After a couple of cancellations over the past few weeks in favour of more current news stories, they suddenly popped up on Monday again asking to see us on Wednesday. They decided they wanted two whole hours of footage! Moreover, they wanted to film us all around the house and garden so we had to have a bigger than usual tidy-up. They even wanted to film in the kids' rooms! This was incentive gold! For the first time in months both Anna and Léon found their bedroom floors under the usual debris! I wonder if I can book them to interview them once a month going forward...樂

So the plan was - interview the whole family together, then Thomas alone, then me, then each of the kids. Thomas wandered around everywhere outside and I'm sure I heard him reciting Ode to a haggis, though I'm not 100% how that relates to Brexit! After they did me inside. They talked to me for over 15 minutes in Danish and then did a shorter chunk in English because they weren't sure which language the channel wanted me in. I guess it is good practice for my PD3 oral exam next month, if nothing else! Then it was the kids' turn. When they were interviewing all of us, Amaia said almost nothing. I thought she was just too shy but once they went in with just her, there was no shutting her up! She was suddenly in her element. I stood outside her door in case I thought she was in any way unhappy but she definitely wasn't. She was showing them her computer games and happily chatting away. I had to laugh at some parts of the conversation that I overheard... For me, this was the highlight  "What was the best part about your move?" asked the interviewer in Danish "I got my own room without Anna," she quickly replied. He followed up, of course with "and what was worst?"  So I was expecting something about missing her home, her old school, her family, all the things she usually mentions. But suddenly she came out with "I can't have haggis for dinner any more!" Don't you just love kids?!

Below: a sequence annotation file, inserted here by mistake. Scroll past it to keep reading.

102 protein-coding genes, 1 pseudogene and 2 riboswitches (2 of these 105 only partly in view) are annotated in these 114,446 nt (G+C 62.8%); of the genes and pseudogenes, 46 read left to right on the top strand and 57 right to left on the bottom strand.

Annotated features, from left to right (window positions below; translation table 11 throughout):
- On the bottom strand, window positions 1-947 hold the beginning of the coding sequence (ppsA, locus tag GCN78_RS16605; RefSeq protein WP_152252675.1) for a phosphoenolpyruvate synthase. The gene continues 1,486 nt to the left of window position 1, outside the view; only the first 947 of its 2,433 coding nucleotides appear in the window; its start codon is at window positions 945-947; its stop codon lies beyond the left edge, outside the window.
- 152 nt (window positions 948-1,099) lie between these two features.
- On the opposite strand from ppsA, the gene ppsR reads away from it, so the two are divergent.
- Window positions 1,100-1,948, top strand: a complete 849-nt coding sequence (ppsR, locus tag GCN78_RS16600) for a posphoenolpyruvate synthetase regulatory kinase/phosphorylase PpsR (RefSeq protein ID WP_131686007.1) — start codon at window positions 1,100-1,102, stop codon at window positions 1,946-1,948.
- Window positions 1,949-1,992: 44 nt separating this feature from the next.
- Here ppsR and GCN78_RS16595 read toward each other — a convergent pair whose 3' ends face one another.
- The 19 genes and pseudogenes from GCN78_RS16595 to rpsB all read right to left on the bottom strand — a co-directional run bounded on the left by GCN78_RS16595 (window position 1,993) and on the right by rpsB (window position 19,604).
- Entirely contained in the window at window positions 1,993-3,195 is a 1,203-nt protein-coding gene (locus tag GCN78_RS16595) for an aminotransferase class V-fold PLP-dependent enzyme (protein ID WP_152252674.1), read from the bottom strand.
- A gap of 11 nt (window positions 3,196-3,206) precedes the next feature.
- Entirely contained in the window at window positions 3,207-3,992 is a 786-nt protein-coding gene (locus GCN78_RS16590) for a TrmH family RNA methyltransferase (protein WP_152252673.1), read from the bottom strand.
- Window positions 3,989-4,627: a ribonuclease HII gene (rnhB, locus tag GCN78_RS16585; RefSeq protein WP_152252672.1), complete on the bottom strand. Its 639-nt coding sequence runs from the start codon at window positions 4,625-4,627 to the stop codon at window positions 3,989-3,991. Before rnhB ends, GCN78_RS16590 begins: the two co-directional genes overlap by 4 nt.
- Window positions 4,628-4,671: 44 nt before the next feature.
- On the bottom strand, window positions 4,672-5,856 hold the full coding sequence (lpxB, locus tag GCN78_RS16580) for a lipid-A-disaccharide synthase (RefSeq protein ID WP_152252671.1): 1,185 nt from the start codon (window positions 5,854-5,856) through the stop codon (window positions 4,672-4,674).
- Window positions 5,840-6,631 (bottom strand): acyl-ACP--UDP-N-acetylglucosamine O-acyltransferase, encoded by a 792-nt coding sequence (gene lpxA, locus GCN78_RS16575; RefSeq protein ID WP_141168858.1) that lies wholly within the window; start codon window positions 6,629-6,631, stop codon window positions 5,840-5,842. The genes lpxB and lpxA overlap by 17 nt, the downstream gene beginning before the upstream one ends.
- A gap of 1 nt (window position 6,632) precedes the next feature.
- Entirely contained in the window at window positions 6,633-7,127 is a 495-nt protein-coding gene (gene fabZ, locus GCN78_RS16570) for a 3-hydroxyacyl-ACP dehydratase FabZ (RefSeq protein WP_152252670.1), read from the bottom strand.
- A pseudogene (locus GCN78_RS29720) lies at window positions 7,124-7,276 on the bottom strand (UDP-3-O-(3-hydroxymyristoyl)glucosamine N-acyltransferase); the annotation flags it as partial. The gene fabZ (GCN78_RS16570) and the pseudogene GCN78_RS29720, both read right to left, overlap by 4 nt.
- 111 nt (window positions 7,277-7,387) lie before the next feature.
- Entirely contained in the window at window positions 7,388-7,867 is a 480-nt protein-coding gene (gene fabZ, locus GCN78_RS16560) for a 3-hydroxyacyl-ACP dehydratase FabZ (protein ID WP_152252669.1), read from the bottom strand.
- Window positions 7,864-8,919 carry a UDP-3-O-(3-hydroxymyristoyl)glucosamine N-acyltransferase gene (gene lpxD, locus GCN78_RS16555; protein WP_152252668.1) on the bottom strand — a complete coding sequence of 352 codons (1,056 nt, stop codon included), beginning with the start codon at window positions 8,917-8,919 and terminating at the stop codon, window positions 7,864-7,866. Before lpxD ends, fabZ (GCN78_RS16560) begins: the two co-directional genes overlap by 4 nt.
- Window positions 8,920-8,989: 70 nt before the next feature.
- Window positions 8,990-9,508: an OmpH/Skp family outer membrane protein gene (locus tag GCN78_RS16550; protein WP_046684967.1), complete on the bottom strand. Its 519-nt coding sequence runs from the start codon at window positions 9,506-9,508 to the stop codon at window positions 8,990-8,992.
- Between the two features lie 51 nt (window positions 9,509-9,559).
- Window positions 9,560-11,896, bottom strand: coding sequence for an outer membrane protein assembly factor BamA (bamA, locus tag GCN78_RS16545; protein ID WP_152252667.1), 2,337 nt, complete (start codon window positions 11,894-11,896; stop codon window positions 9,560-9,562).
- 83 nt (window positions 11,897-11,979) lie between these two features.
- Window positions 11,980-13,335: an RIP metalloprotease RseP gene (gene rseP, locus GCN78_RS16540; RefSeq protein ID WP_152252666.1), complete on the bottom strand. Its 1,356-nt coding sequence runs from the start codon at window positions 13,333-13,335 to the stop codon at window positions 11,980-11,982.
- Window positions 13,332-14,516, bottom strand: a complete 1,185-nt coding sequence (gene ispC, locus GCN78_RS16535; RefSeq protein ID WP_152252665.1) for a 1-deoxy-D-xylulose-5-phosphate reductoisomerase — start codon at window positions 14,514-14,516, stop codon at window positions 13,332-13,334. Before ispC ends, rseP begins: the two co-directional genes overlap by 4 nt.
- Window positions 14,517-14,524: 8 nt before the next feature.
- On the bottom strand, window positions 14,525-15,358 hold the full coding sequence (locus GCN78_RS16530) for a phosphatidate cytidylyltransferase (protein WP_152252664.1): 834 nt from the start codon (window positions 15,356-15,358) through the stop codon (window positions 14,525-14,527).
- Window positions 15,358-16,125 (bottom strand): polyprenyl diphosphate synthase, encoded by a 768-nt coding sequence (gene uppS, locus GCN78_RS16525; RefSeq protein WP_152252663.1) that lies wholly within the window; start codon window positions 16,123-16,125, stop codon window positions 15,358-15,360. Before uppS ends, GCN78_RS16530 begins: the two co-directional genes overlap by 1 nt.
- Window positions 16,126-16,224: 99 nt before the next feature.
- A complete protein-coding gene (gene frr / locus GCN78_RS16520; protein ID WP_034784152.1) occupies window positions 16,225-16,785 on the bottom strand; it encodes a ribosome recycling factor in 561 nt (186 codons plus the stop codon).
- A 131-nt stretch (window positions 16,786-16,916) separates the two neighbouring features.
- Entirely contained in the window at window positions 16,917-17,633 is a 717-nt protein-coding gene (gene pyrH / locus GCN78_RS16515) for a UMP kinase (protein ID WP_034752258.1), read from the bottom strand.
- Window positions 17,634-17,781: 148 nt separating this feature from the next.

Five minutes later I could hear Léon playing Flower of Scotland on his violin, so I'm not sure what that was about either, but I guess it'll all be obvious, if and when the programme finally airs. My only worry is if they happen to cut out any one of the kids, we could have civil war in the house. Maybe we should watch it first before letting on it's been broadcast? 

In any case, if it turns up, I'll put a video link on here.

Monday, November 02, 2020

Chestnut soup

I'd never heard of chestnut soup until I happened to mention in my language class last month that I had a chestnut tree and suddenly the Hungarian and Bulgarian girls were raving about it. So I came home,  researched it and gave it a go. Strangely, it tastes almost like a really exotic cream of mushroom or similar - it definitely has that interesting foresty flavour. So I'm uploading my (extremely simple) recipe here so that next autumn, when I inevitably can't find the recipe online again, this will jog my memory. And for anyone that happens upon this - give it a try, it's lovely!


500g fresh chestnuts
2 chicken or vegetable stock cubes 2 potatoes (about 200g), peeled and grated 
A bunch of thyme

To Serve : 
60g approx of cream
Freshly ground black pepper or nutmeg

Boil the chestnuts in unsalted water for half an hour. 
Skin them once they are cool enough to handle. 
Add 1.25 litres stock, chestnuts, grated potato and herbs.
Simmer for about 25 mins, until chestnuts are softened.  
Blend with cream and season.